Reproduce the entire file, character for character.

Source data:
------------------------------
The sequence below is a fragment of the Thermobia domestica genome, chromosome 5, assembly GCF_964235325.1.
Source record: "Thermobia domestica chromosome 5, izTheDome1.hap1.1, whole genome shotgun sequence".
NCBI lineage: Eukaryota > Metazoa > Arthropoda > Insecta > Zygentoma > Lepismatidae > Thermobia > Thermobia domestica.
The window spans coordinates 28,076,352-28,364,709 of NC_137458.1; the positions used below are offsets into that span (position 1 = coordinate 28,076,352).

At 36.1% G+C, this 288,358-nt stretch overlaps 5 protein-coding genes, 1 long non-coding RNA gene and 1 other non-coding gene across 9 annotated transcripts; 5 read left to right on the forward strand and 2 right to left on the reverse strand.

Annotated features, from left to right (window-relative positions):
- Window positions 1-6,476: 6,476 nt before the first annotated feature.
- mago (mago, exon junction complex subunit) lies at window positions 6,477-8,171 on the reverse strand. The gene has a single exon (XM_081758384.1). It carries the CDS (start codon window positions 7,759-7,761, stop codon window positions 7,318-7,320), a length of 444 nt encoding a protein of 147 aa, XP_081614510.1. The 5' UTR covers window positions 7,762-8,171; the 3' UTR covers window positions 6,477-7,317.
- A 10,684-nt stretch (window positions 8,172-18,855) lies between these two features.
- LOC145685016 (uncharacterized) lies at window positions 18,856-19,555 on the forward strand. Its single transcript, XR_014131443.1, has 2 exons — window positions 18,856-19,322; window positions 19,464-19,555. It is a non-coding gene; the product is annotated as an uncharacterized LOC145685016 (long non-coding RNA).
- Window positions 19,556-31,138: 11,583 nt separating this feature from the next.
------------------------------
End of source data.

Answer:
The sequence below is a fragment of the Thermobia domestica genome, chromosome 5, assembly GCF_964235325.1.
Source record: "Thermobia domestica chromosome 5, izTheDome1.hap1.1, whole genome shotgun sequence".
NCBI lineage: Eukaryota > Metazoa > Arthropoda > Insecta > Zygentoma > Lepismatidae > Thermobia > Thermobia domestica.
The window spans coordinates 28,076,352-28,364,709 of NC_137458.1; the positions used below are offsets into that span (position 1 = coordinate 28,076,352).

At 36.1% G+C, this 288,358-nt stretch overlaps 5 protein-coding genes, 1 long non-coding RNA gene and 1 other non-coding gene across 9 annotated transcripts; 5 read left to right on the forward strand and 2 right to left on the reverse strand.

Annotated features, from left to right (window-relative positions):
- Window positions 1-6,476: 6,476 nt before the first annotated feature.
- mago (mago, exon junction complex subunit) lies at window positions 6,477-8,171 on the reverse strand. The gene has a single exon (XM_081758384.1). It carries the CDS (start codon window positions 7,759-7,761, stop codon window positions 7,318-7,320), a length of 444 nt encoding a protein of 147 aa, XP_081614510.1. The 5' UTR covers window positions 7,762-8,171; the 3' UTR covers window positions 6,477-7,317.
- A 10,684-nt stretch (window positions 8,172-18,855) lies between these two features.
- LOC145685016 (uncharacterized) lies at window positions 18,856-19,555 on the forward strand. Its single transcript, XR_014131443.1, has 2 exons — window positions 18,856-19,322; window positions 19,464-19,555. It is a non-coding gene; the product is annotated as an uncharacterized LOC145685016 (long non-coding RNA).
- Window positions 19,556-31,138: 11,583 nt separating this feature from the next.